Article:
Summer I: 1

Left (Tie).

龍田山わかみどりなる夏木立もみぢの秋もさもあらばあれ

tatsutayama
waka midorinaru
natsu kodachi
momiji no aki mo
sa mo araba are
On Tatsuta Mountain
The fresh, green
Summer clustered trees
Autumn’s scarlet leaves
Do match.

Kenshō.

181

Right (Tie).

面影は時雨し秋の紅葉にてうすもへぎなる神南備の森

omokage wa
shigureshi aki no
momiji nite
usumoeginaru
kamunabi no mori
Bringing to mind
Shower-dampened, autumn
Scarlet leaves:
The pale, grass-green
Sacred groves…

Lord Takanobu.

182

The Right say, ‘The Left’s poem seems to be have the same conception as the composition by Emperor Sūtoku, “Autumn’s clear moon/Do match” (tsuki sumu aki mo sa mo araba are).’ In reply, the Left say, ‘It is entirely to be expected that there should be such a resemblance,’ and then remark about the Right’s poem, ‘It sounds as if scarlet leaves are its main point, and the topic has been rendered secondary. Furthermore, “pale, grass-green” (usumoeginaru) does not seem to clearly relate to anything.’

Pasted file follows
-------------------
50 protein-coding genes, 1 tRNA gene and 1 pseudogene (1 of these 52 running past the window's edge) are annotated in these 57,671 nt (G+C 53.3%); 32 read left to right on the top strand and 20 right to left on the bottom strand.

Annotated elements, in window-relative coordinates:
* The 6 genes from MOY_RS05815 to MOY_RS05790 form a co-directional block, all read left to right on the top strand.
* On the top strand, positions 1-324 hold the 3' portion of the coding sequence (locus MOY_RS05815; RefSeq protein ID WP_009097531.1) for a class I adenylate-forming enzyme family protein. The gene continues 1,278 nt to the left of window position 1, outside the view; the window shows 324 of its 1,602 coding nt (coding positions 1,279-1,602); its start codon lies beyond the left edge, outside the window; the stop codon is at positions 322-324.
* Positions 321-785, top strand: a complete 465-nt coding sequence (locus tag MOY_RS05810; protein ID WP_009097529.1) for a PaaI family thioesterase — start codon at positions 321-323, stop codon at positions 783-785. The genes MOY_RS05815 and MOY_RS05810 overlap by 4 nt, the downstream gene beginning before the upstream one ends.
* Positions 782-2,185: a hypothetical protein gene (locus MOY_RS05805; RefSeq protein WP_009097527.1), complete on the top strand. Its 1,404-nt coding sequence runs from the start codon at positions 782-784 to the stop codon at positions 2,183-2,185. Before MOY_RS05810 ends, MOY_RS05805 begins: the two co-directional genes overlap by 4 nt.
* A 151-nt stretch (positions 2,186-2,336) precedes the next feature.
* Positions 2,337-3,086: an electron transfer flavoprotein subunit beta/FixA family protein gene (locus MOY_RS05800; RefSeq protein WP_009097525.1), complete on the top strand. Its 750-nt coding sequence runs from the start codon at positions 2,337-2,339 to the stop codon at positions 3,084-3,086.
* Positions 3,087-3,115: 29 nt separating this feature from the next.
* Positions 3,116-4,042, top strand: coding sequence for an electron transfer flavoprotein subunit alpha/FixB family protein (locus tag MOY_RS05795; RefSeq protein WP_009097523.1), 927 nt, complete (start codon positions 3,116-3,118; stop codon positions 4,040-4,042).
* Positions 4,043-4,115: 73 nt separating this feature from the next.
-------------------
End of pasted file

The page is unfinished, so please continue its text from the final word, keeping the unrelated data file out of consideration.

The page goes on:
Shunzei simply says, ‘“Tatsuta Mountain”(tatsutayama), “sacred groves” (kamunabi no mori), “fresh, green” (wakamidori) and “pale, grass-green” are all appropriate to the form, and there does not appear to be a clear winner, or loser.’

Miscellaneous 97

Left.

大井河まれの御幸に年へぬる紅葉のふなぢ跡は有りけり

ôikawa
mare no miyuki ni
toshi henuru
momiji no funaji
ato wa arikeri
Ôikawa
Rarely, now, does His Majesty come;
Year have passed, yet
Through the coat of autumn leaves the boat
Still leaves its wake.

193

Right (Win).

たらちめや又もろこしに松浦舟今年もくれぬ心づくしに

tarachime ya
mata morokoshi ni
matsurabune
kotoshi mo kurenu
kokorozukushi ni